Category Archive: Sewage & Septic Pollution

Jun 26

Nitrates in Rural Wells

If well water is contaminated by fertilizer runoff, septic discharges, or animal waste, it could put babies at risk. Consider this: Nitrate is a natural chemical compound present in almost all water, but high levels in fertilizer runoff, septic discharges, or animal waste can leach into groundwater. If it gets into drinking water, it puts infants …

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Permanent link to this article: http://www.currentcast.org/agricultural-runoff/nitrates-in-rural-wells/

Jun 12

Climate Woes in Pennsylvania Waterways

Climate change is bringing warmer, wetter weather to the Keystone State. Shen: “If we were to summarize the changes that Pennsylvania is facing in two words, that would be warmer and wetter.” Chaopeng Shen of Penn State says climate change affects fresh water, in part because unusually warm weather helps foster algal blooms that can contaminate water …

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Permanent link to this article: http://www.currentcast.org/stormwater-management/climate-woes-in-pennsylvania-waterways/

Jun 10

Swimming in Sewage

Sorry to have to break this to you, but sewage overflows are a thing. Plug your nose, then listen up: Here’s the raw deal: Many communities have combined sewer systems (CSS) that can overflow during rainstorms—sending raw sewage into rivers and lakes. Not a pretty picture. “A lot of these older cities like Chicago, and …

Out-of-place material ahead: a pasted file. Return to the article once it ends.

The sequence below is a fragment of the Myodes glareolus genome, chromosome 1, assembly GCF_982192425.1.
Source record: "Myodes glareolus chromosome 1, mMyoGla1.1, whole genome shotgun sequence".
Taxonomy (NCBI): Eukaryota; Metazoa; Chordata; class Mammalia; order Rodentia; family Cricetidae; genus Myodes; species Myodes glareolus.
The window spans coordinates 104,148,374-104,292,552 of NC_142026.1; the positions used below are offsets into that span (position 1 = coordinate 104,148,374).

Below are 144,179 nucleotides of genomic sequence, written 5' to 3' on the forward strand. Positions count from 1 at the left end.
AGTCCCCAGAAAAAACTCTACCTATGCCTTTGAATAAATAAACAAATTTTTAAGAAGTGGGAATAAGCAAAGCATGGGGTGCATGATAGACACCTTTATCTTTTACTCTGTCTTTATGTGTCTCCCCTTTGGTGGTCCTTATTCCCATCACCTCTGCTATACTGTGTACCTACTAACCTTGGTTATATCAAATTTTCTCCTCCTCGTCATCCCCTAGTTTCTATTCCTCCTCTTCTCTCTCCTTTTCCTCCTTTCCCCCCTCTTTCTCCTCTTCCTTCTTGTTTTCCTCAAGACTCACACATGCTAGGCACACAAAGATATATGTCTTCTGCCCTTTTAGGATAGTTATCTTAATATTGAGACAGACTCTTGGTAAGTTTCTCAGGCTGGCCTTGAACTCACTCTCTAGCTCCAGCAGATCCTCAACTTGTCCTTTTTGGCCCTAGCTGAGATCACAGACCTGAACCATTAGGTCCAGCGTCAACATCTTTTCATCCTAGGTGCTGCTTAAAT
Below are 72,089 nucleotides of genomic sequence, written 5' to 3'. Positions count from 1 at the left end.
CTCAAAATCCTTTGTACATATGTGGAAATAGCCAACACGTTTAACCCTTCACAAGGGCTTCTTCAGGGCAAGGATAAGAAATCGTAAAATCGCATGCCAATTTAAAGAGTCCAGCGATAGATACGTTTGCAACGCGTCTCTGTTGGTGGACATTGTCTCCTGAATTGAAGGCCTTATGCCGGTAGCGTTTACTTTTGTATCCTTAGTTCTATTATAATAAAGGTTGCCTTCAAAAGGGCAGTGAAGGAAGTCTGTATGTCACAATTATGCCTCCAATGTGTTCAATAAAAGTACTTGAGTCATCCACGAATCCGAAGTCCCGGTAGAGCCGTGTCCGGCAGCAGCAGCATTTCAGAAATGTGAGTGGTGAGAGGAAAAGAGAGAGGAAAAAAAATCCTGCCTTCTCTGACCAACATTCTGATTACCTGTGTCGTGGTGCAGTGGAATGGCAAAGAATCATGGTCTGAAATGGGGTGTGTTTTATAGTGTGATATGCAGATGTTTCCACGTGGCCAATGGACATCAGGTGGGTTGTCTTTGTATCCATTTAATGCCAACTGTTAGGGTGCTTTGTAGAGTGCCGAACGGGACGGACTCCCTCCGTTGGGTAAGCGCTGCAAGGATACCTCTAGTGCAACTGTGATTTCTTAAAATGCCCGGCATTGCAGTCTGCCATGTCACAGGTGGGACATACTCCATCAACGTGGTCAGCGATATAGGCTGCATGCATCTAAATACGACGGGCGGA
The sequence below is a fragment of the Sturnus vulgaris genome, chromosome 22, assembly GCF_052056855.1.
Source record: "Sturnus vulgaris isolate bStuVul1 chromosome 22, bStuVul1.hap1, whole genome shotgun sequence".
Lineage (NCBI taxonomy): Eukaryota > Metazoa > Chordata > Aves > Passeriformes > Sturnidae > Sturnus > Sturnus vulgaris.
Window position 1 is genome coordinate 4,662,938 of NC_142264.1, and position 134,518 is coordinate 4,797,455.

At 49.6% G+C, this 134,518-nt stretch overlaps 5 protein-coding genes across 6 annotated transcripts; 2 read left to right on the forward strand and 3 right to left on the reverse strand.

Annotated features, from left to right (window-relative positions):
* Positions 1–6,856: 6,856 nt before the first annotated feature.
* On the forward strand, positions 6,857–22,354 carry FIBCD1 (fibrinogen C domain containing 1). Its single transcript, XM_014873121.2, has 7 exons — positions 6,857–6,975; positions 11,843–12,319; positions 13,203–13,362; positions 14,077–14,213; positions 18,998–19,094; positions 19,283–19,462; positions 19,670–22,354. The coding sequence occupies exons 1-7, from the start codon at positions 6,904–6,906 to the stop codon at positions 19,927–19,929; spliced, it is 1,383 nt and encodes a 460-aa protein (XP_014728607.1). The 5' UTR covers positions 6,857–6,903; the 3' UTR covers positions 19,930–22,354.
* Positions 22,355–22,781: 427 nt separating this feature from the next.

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Permanent link to this article: http://www.currentcast.org/stormwater-management/combined-sewer-overflow/

Apr 30

On the Road to Cleaner Water

When you set out on a road trip, the first thing you do is find your starting point on a map and set a destination. Watershed groups use a similar approach for restoration projects. First, they establish a starting point: how bad is the pollution and what’s causing it? Then, they set a destination using …

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Permanent link to this article: http://www.currentcast.org/stormwater-management/on-the-road-to-cleaner-water/

Apr 23

Save the Sewers, Catch Some Rain

A growing network of rain gardens . . . Learn more: A group of non-profits are mobilizing volunteers to install rain gardens in residential neighborhoods in Detroit. These specially designed gardens trap water before it can overwhelm the sewer system, and keep it from running across surfaces where it could pick up pollution and carry it …

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Permanent link to this article: http://www.currentcast.org/stormwater-management/detroit-wants-you-to-catch-some-rain/

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